'We Are Running Under the Radar': Morgan Stanley in $3.2 Billion Mortgage-Bond Pactby
Ends federal-state probe into bank's role in financial crisis
Deal includes $2.6 billion in payments previously disclosed
Morgan Stanley agreed to pay $3.2 billion to end a joint federal-state investigation into its handling of mortgage-backed securities, the fourth deal to be struck in a probe of the role played by big U.S. banks in the subprime mortgage meltdown and the financial crisis it spawned.
The settlement, announced Thursday by federal and state officials, includes $550 million in cash and other benefits for New York, on top of $2.6 billion in payments previously disclosed in a regulatory filing.
The additional relief for New York includes $400 million for lower-cost rental housing, mortgage principal reduction and community purchases of distressed properties, the state’s attorney general said in a statement. Illinois is receiving $22.5 million in a related settlement, the U.S. Justice Department said in a statement.
As part of the deal, Morgan Stanley admitted to having increased the level of risky loans that backed the securities it created. In a May 31, 2006, e-mail, according to the New York attorney general’s statement, the head of Morgan Stanley’s team responsible for scrutinizing the value of the securities asked a colleague, “Please do not mention the ‘slightly higher risk tolerance’ in these communications. We are running under the radar and do not want to document these types of things.”
In November of that year, a member of the Morgan Stanley team e-mailed a list of loans the bank wasn’t likely to buy, adding: “I assume you will want to do your ‘magic’ on this one?” In July 2006, other actions suggested what that magic might be, when an additional review resulted in clearing dozens of loans for purchase after less than one minute of review per loan file.
“Those who contributed to the financial crisis of 2008 cannot evade responsibility for their misconduct,” Benjamin C. Mizer, head of the Justice Department’s Civil Division, said in the agency’s statement.
Thursday’s settlement “continues my office’s efforts to help struggling New York families recover from the housing crisis,” state Attorney General Eric Schneiderman, who serves as co-chair of the group that negotiated the deal, said in his statement. "Today’s agreement is a significant step toward accountability and recovery.”
Through his role in the working group, Schneiderman has obtained more than $2.5 billion in cash and relief from banks. That’s more than the $2.2 billion that has gone to all other states combined from the joint settlements.
“We are pleased to have finalized these settlements involving legacy residential mortgage-backed securities matters,” Morgan Stanley said in a statement, adding that it “has previously reserved for all amounts related to these settlements.”
In the lead-up to the 2008 crisis, financial firms spurred risky mortgage lending by packaging bad loans into securities and selling them to investors. When the housing bubble burst, borrowers defaulted on their mortgages and the securities turned, famously, “toxic” (the subject of Oscar contender “The Big Short”). Now, as the presidential race heats up, the political rhetoric of getting tough with -- or kowtowing to -- Wall Street has become a campaign touchstone in the battle between Hillary Clinton and Bernie Sanders, contenders for the Democratic Party’s presidential nomination, among others.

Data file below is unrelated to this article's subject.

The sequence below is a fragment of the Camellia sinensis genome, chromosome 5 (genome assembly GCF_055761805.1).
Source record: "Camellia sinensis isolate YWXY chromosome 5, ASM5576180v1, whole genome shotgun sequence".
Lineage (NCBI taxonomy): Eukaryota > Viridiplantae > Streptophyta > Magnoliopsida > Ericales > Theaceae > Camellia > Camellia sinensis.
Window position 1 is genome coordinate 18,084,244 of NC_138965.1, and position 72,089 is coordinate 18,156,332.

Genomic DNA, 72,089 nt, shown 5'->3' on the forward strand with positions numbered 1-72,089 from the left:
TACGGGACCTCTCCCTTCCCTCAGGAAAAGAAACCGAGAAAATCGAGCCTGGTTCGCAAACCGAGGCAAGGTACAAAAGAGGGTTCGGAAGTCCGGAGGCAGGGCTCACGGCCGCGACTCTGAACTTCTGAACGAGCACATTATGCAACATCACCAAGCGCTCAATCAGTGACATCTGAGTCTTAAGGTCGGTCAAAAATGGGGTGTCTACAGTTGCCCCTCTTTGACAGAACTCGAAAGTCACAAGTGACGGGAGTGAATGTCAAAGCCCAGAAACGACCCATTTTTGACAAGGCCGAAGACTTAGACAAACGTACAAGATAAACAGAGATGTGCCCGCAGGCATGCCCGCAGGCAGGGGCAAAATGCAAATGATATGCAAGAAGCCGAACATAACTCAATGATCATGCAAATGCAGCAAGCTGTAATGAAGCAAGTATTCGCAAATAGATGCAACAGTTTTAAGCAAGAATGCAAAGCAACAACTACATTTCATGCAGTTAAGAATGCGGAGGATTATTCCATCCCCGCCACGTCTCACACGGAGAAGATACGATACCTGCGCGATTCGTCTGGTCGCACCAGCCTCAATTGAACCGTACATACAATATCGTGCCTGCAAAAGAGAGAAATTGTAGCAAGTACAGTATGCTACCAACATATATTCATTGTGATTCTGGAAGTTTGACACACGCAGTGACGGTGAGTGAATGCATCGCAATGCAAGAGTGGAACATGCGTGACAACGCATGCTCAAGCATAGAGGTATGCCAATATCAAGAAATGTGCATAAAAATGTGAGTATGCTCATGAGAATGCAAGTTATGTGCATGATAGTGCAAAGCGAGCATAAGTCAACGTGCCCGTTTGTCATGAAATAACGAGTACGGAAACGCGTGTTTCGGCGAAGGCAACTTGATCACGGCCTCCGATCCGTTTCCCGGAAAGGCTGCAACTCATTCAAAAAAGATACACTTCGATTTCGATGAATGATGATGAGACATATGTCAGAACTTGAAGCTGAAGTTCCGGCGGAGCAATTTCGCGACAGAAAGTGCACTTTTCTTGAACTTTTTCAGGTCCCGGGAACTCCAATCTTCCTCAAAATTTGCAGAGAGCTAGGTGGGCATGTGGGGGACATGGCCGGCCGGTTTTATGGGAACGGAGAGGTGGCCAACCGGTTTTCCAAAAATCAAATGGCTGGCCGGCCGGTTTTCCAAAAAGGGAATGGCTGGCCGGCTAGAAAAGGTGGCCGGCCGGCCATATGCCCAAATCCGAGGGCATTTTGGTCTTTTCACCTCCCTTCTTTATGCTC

Massachusetts Senator Elizabeth Warren, on her Facebook page, last month denounced a proposed $5.1 billion settlement with Goldman Sachs Group Inc., saying it doesn’t go far enough to make up for billions of dollars in losses to investors. “Seven years later. No admission of guilt. No individuals are going to jail,” the Democrat said in a post on Jan. 15. “That’s not justice -- it’s a white flag of surrender.”
Formed by President Barack Obama in 2012 to hold Wall Street accountable for the 2008 crisis, the federal-state working group also includes officials from the Justice Department and the U.S. Securities and Exchange Commission. Earlier, the group reached accords of $16.7 billion with Bank of America Corp., $7 billion with Citigroup Inc., and $13 billion with JPMorgan Chase & Co.
A settlement with Goldman Sachs is likely in the coming months. The investment bank said last month in a statement that it had agreed to pay the $5.1 billion or so as part of a deal with the U.S. task force, though the terms aren’t final. Deutsche Bank AG may be next to reach a multibillion-dollar deal with the task force, Bloomberg Intelligence wrote last month.
The accord announced Thursday follows other regulatory actions against Morgan Stanley over similar allegations.
In 2014, Morgan Stanley agreed to pay $1.25 billion after the Federal Housing Finance Agency accused it of selling faulty mortgage-backed securities to Fannie Mae and Freddie Mac. In July 2014, the firm reached a $275 million settlement with the Securities and Exchange Commission over claims that it understated the number of delinquent loans backing subprime mortgage securities.
Schneiderman was called on to help lead the joint federal-state working group after he voiced opposition to an earlier national settlement with banks in 2011 that he claimed was too soft.
In a news conference Thursday, Schneiderman said he now has a “good working relationship” with federal agencies involved in the mortgage-backed securities task force.
“We’re New Yorkers. We tend to be a little more impatient with things than some others, but the results speaks for themselves,” he said. “This has provided a lot of relief to a lot of people all over America.”